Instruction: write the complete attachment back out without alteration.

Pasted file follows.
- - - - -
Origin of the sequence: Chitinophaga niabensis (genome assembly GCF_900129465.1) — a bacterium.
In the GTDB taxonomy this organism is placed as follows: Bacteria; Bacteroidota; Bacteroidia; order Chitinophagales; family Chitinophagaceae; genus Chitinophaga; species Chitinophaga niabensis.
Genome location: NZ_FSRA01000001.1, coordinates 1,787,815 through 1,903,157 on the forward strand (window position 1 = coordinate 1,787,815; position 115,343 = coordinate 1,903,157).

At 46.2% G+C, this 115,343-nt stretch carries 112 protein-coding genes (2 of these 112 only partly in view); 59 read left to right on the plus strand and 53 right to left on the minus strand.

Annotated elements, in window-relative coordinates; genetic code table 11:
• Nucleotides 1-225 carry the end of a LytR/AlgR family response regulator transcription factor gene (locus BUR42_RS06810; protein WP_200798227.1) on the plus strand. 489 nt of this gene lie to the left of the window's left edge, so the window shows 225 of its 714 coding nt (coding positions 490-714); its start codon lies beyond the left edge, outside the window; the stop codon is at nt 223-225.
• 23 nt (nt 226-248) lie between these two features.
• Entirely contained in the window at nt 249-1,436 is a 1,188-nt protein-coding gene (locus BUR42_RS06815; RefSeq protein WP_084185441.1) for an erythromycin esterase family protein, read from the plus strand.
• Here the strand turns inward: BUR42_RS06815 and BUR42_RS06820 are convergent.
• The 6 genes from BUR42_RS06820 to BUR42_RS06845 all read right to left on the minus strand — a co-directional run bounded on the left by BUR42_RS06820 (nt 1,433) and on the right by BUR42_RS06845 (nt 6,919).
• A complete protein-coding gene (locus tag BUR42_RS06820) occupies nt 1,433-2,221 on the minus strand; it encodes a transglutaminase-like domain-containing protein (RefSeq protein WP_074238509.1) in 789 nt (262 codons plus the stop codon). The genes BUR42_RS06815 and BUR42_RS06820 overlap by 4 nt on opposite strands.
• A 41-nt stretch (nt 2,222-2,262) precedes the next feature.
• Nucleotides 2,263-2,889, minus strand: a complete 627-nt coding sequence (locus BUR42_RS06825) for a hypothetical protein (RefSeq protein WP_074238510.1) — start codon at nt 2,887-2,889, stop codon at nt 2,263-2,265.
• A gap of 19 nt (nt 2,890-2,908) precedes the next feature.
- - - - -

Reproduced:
Origin of the sequence: Chitinophaga niabensis (genome assembly GCF_900129465.1) — a bacterium.
In the GTDB taxonomy this organism is placed as follows: Bacteria; Bacteroidota; Bacteroidia; order Chitinophagales; family Chitinophagaceae; genus Chitinophaga; species Chitinophaga niabensis.
Genome location: NZ_FSRA01000001.1, coordinates 1,787,815 through 1,903,157 on the forward strand (window position 1 = coordinate 1,787,815; position 115,343 = coordinate 1,903,157).

At 46.2% G+C, this 115,343-nt stretch carries 112 protein-coding genes (2 of these 112 only partly in view); 59 read left to right on the plus strand and 53 right to left on the minus strand.

Annotated elements, in window-relative coordinates; genetic code table 11:
• Nucleotides 1-225 carry the end of a LytR/AlgR family response regulator transcription factor gene (locus BUR42_RS06810; protein WP_200798227.1) on the plus strand. 489 nt of this gene lie to the left of the window's left edge, so the window shows 225 of its 714 coding nt (coding positions 490-714); its start codon lies beyond the left edge, outside the window; the stop codon is at nt 223-225.
• 23 nt (nt 226-248) lie between these two features.
• Entirely contained in the window at nt 249-1,436 is a 1,188-nt protein-coding gene (locus BUR42_RS06815; RefSeq protein WP_084185441.1) for an erythromycin esterase family protein, read from the plus strand.
• Here the strand turns inward: BUR42_RS06815 and BUR42_RS06820 are convergent.
• The 6 genes from BUR42_RS06820 to BUR42_RS06845 all read right to left on the minus strand — a co-directional run bounded on the left by BUR42_RS06820 (nt 1,433) and on the right by BUR42_RS06845 (nt 6,919).
• A complete protein-coding gene (locus tag BUR42_RS06820) occupies nt 1,433-2,221 on the minus strand; it encodes a transglutaminase-like domain-containing protein (RefSeq protein WP_074238509.1) in 789 nt (262 codons plus the stop codon). The genes BUR42_RS06815 and BUR42_RS06820 overlap by 4 nt on opposite strands.
• A 41-nt stretch (nt 2,222-2,262) precedes the next feature.
• Nucleotides 2,263-2,889, minus strand: a complete 627-nt coding sequence (locus BUR42_RS06825) for a hypothetical protein (RefSeq protein WP_074238510.1) — start codon at nt 2,887-2,889, stop codon at nt 2,263-2,265.
• A gap of 19 nt (nt 2,890-2,908) precedes the next feature.